As well as upholding all the rules and by-laws of the property, body corporates are responsible for managing insurance; maintenance and repairs of common property; keeping records; and handling complaints or disputes between lot owners/tenants.
Owning a strata title property comes with a few additional responsibilities you won’t find when purchasing a house on an individual plot of land. Some of the responsibilities you, the individual lot owner, would have will likely include:
Obeying by-laws set by the body corporate
The ability to participate in annual general meetings
Notifying the body corporate if the lot changes ownership/tenants change in the lot
Paying fees and levies on time, as agreed. These could include covering maintenance and repairs, and contributing to a ‘sinking fund’.
As you would with any stand-alone property, you’re responsible for your lot’s maintenance and upgrades, as well as all possessions inside your home. Meaning, you might still need to purchase contents insurance to secure yourself in the case of damaged property/robbery. However, you shouldn't need home insurance - this should be covered by your body corporate.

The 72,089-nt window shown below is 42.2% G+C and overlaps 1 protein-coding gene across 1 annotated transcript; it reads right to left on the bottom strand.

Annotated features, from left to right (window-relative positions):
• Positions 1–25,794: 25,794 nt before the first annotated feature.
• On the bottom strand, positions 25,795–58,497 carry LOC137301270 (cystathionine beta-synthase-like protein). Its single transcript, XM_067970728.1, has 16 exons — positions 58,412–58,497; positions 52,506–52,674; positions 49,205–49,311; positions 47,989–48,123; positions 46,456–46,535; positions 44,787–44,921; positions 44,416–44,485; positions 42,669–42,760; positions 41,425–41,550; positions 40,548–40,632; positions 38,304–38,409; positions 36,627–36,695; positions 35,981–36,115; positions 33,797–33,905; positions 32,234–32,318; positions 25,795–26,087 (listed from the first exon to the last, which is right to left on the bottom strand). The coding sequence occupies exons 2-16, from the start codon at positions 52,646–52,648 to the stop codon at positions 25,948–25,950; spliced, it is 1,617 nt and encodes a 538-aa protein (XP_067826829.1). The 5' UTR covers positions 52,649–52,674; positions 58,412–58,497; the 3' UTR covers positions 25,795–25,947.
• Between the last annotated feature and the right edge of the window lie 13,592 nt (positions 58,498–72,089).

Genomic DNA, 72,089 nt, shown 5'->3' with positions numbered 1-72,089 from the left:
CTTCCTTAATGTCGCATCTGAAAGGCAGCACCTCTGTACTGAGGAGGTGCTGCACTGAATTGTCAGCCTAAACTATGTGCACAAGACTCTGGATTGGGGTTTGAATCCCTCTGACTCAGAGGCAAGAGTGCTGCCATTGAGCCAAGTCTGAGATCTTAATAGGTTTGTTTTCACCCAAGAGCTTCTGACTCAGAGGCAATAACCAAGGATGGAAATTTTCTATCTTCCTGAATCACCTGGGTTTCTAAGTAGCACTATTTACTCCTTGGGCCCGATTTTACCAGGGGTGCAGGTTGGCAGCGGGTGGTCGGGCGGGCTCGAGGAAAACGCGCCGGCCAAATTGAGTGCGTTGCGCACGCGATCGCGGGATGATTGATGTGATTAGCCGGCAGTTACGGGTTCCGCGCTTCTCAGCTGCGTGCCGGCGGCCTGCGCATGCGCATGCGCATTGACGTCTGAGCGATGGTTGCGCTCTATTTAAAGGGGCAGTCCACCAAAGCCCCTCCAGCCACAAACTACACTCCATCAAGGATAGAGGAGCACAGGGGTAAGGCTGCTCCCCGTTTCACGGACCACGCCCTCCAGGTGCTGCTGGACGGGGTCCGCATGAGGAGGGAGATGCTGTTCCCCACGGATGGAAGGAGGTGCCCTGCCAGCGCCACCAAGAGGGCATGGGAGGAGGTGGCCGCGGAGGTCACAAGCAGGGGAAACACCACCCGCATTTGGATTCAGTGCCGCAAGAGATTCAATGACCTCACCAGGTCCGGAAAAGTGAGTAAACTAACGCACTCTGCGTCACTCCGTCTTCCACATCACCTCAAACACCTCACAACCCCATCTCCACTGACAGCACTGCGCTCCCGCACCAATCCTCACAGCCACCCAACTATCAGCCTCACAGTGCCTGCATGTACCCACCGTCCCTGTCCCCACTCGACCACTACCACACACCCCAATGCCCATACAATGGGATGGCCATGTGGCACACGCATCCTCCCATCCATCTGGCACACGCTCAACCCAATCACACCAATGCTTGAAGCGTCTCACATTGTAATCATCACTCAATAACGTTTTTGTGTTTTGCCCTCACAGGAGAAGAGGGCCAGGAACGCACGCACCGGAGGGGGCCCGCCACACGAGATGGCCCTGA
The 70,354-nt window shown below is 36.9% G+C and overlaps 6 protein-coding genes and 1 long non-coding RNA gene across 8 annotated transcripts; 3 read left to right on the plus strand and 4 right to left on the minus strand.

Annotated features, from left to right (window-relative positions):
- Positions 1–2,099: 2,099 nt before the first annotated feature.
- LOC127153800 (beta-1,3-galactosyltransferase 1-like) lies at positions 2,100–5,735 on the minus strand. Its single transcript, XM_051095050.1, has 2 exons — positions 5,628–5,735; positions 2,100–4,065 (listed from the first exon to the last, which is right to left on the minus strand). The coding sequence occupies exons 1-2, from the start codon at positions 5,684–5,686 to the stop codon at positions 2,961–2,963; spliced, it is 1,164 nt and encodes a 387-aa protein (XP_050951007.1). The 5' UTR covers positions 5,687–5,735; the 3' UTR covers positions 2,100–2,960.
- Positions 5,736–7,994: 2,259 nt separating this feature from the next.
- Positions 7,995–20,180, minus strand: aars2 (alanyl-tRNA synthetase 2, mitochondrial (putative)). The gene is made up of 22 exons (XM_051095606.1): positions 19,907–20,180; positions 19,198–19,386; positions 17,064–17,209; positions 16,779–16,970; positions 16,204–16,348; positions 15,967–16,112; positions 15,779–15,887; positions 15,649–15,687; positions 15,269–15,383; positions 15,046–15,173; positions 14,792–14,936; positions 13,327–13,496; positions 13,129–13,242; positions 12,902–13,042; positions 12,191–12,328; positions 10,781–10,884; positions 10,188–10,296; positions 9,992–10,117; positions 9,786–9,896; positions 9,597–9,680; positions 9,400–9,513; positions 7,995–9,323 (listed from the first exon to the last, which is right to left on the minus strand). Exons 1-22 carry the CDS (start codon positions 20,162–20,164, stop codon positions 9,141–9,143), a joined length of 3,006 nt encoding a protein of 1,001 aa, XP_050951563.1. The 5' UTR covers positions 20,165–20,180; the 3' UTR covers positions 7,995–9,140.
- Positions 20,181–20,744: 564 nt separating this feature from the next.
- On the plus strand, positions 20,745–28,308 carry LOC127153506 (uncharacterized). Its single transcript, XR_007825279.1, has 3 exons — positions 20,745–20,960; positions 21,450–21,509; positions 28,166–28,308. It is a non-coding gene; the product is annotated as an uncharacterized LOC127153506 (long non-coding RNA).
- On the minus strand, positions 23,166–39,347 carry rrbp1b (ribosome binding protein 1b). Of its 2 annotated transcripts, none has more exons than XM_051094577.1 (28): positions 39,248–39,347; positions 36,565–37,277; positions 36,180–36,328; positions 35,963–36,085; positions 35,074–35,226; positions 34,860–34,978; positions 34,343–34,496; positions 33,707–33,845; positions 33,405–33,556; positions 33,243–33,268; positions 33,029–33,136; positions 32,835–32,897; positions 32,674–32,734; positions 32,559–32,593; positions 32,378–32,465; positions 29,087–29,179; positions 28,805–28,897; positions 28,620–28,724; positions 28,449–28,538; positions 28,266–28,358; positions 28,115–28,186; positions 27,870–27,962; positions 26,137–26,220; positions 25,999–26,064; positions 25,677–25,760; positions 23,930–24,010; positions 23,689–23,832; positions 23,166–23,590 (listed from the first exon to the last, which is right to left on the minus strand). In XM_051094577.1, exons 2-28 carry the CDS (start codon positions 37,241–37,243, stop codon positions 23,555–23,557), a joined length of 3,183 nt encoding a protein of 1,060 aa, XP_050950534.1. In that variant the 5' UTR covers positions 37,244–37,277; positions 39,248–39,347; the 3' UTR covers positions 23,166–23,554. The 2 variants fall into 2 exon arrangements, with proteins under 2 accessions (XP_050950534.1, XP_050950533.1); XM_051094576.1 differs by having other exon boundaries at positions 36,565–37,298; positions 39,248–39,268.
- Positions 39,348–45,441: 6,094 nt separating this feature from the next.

Additionally, if you’re thinking about upgrading your property, you may need to ask permission from your strata management/adhere to certain rules when making structural changes. If you live in an apartment, for example, making renovations to the bathroom might become difficult/not possible. Before you purchase a strata property, make sure to ask these questions if a renovation project is on the cards.
There are some significant pros and cons of owning a strata title property that should be weighed up before going through with any purchases.
Typically, strata title properties are cheaper than houses, making them an affordable way into the property market
You won’t need to look after common areas; you’re only responsible for the inside of your unit/apartment/townhouse
Facilities such as pools, gyms, secure parking, or BBQ areas are often additions to strata properties. You won’t need to maintain these as the body corporate manager should take care of this